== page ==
Research groups & Support teams
PREDICT has a strong interdisciplinary and international team of researchers with common interests and complementary competencies in the IBD field, covering the key areas of PREDICT, including genetics, epigenetics, inflammation, metabolomics, gut microbiome, epidemiology, clinical data, biostatistics, data science, and bioinformatics. Below you can read more about the activities of the key PREDICT groups and our Data Science Support Team.
The Jess Group: Molecular prediction of inflammatory bowel disease
Professor Tine Jess is the Director of the PREDICT Center and is chairing the activities of the center.
She has a specific interest in the molecular prediction of inflammatory bowel disease (IBD), both in terms of development and course of disease.
The key resource is The Danish National Biobank, which stores neonatal blood spots and blood samples drawn before and after IBD diagnosis. These samples are linkable to the Danish nationwide registers which record longitudinal data on disease diagnoses, medications, and endoscopic and surgical procedures for all patients with IBD in Denmark. The samples in the Danish National Biobank and the nationwide registers are furthermore linkable to the Danish National Birth Cohort, a nationwide study of pregnant women and their offspring, including granular data on lifestyle and environmental risk factors on more than 100,000 women and their offspring.
Utilizing neonatal blood spots and blood samples from the Danish National Biobank for patients with IBD sampled up to 20 years before IBD diagnosis, the group uses multi-omics technologies to identify the triggering events and early pathogenic pathways of IBD. In addition to elucidating the etiopathogenesis of IBD, this research is also expected to pave the way for a new omics-based classification of IBD beyond clinical and organ-based phenotyping. The sample sizes for the investigations are substantial as the biobank holds neonatal blood spots on more than 10,000 individuals who later developed IBD, blood samples drawn before diagnosis of IBD on more than 3000 individuals, and post-diagnostic samples on more than 15,000 individuals.
In addition to exploring the molecular patterns behind development and course of IBD, the Jess group has a specific interest in phenome-wide association studies, co-morbidities to IBD, and risk of cancer in IBD.
Tine Jess is Professor MD DMSc, Director of the National Center of Excellence for Molecular Prediction of Inflammatory Bowel Disease, PREDICT. She is Fellow of the Royal Danish Academy for Sciences and Letters and Member of the Danish Council for Research and Innovation advising the Danish Parliament. Professor Jess is highly cited in the field of IBD and recipient of several awards and honors for her research.
Author ORCID: 0000-0002-4391-7332.
The Allin Group: Clinical epidemiology of inflammatory bowel disease - impact of medications and surgery
The Allin Group explores the clinical epidemiology of inflammatory bowel disease (IBD). The basis of our research is the unique Danish nationwide registers which record unselected longitudinal data for all patients with IBD in Denmark.
At the core of the group’s work is extensive methodological development to best leverage Danish nationwide register-based data. We are immersed in optimizing register-based definitions of IBD and co-morbidities, disease location and phenotypes, and pharmacological and surgical treatments. Efficient use of the nationwide data and state-of-the-art clinical epidemiological study designs, enables clinically impactful studies of long-term outcomes of pharmacological and surgical therapy before and after IBD onset.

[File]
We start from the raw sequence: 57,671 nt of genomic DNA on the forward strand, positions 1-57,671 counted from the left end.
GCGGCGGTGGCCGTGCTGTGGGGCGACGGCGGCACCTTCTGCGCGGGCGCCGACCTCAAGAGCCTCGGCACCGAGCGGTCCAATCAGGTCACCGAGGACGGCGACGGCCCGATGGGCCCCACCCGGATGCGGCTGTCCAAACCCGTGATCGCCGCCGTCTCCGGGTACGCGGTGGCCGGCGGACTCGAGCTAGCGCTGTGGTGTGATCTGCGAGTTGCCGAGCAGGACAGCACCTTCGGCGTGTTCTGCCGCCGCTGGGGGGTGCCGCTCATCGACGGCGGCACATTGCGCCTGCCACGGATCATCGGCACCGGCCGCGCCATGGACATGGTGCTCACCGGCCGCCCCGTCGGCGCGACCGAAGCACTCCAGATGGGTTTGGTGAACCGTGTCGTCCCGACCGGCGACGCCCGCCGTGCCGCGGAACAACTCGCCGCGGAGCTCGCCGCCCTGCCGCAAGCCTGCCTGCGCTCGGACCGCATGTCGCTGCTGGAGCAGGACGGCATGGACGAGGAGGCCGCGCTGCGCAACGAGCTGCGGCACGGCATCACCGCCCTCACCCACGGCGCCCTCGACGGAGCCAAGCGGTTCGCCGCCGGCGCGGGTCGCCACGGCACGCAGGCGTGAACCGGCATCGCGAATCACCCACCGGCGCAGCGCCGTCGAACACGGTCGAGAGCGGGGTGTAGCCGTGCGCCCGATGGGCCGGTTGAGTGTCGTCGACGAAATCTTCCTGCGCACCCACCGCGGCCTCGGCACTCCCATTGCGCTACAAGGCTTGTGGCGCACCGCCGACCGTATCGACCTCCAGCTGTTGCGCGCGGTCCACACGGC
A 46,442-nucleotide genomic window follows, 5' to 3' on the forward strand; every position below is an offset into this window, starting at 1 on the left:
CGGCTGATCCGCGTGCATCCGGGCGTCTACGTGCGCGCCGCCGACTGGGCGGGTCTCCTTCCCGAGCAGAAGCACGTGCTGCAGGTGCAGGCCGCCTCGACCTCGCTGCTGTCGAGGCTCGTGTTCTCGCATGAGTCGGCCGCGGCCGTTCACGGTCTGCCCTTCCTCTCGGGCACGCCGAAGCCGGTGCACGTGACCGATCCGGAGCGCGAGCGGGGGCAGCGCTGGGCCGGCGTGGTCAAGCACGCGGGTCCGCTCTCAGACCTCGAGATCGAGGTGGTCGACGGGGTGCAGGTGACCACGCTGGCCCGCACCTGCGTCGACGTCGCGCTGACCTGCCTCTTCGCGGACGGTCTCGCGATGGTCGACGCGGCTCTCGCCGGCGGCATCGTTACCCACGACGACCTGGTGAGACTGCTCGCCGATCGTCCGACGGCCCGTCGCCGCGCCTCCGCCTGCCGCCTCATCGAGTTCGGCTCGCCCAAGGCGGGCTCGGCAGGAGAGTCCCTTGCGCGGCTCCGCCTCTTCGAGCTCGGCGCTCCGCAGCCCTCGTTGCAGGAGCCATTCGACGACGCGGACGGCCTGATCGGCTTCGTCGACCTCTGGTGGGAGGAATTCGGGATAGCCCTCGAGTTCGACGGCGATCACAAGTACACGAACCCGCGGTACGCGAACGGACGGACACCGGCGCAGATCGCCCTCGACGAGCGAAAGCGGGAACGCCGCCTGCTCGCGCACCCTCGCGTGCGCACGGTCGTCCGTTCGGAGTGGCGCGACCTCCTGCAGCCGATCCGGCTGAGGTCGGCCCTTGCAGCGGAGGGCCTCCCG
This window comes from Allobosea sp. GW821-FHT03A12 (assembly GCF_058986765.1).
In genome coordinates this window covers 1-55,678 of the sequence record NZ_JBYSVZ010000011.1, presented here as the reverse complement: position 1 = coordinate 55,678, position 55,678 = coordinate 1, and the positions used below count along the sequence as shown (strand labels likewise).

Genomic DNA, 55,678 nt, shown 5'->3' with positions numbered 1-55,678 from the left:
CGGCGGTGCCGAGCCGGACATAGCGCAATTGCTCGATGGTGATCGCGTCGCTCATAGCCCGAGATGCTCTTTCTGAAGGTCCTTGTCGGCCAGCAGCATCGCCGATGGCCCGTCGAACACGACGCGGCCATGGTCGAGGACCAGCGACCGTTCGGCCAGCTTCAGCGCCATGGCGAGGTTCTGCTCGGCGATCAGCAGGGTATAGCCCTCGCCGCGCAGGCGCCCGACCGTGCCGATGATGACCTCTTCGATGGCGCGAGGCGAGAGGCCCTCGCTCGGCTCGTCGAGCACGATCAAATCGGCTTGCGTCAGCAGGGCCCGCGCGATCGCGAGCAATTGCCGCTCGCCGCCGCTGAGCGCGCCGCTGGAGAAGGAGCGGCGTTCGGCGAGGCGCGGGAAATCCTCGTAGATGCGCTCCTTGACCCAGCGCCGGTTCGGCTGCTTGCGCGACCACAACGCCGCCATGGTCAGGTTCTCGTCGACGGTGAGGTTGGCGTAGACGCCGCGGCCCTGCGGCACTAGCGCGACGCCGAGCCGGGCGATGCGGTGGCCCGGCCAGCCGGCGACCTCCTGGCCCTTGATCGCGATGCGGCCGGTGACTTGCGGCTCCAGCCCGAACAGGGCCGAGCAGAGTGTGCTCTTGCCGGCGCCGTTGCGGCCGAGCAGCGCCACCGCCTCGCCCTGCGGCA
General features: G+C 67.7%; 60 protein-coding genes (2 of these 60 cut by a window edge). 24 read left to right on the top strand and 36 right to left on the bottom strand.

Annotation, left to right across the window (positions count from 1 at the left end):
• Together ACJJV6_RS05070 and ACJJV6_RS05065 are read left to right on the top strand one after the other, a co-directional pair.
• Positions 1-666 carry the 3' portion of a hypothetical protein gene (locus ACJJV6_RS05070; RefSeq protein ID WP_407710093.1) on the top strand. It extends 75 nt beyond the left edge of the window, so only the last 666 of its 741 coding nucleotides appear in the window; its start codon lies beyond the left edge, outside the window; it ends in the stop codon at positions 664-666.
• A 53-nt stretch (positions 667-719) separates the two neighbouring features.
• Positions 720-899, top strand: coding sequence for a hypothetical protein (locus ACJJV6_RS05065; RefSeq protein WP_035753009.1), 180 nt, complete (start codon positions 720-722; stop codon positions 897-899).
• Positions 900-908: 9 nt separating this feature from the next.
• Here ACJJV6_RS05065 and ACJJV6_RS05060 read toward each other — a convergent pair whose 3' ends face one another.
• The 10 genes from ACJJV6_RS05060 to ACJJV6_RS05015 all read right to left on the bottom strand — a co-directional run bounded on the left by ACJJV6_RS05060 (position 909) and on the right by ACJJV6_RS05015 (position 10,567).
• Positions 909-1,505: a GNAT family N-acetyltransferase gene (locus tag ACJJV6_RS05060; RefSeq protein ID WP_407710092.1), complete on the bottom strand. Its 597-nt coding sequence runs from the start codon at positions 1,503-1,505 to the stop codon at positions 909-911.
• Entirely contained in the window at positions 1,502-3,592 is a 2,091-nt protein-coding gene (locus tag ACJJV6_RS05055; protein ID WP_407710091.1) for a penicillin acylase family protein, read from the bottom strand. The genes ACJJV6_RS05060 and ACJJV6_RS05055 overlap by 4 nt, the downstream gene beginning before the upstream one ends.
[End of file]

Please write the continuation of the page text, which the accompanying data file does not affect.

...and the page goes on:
Key registers that we use in our research, and which are all linkable via the unique personal identification number assigned to all Danish residents, are:
The Danish Civil Registration System which records demographic and vital data of all residents of Denmark.
The Danish Nationwide Patient Register which contains data on disease diagnoses and endoscopic and surgical procedures for all in- and outpatients in Denmark.
The Danish National Prescription Register which contains data on all prescribed drugs redeemed at Danish pharmacies.
The Danish Pathology Register which holds pathology data on all specimens examined at departments of pathology in Denmark.
The Register of Laboratory Results for Research which holds information on test results of biochemical and immunology analyses performed at departments of biochemistry and immunology in Denmark.
In addition to leveraging the nationwide register-based data to study the outcomes of pharmacological and surgical therapy before and after IBD onset, we also have a particular interest in cardiometabolic comorbidity of IBD. We are characterizing the burden of cardiometabolic diseases in patients with IBD, and we explore the pathophysiological mechanisms driving cardiovascular diseases in patients with IBD. We also investigate the mutual effects of the medical and surgical management of IBD and cardiometabolic diseases.
Kristine Højgaard Allin is a medical doctor with a PhD in clinical and genetic epidemiology and a postdoc in microbiome research. Before joining PREDICT as Partner, she was Head of Section for Clinical Epidemiology at the Center for Clinical Research and Prevention in the Capital Region of Denmark.
Kristine Allin is Board member of The Epidemiological Committee (EpiCom) of the European Crohn’s and Colitis Organization, ECCO and The Danish Society for Pharmacoepidemiology. She is also Head of Education in PREDICT.
Author ORCID: 0000-0002-6880-5759.
The Larsen Group: The NorDIBD Cohort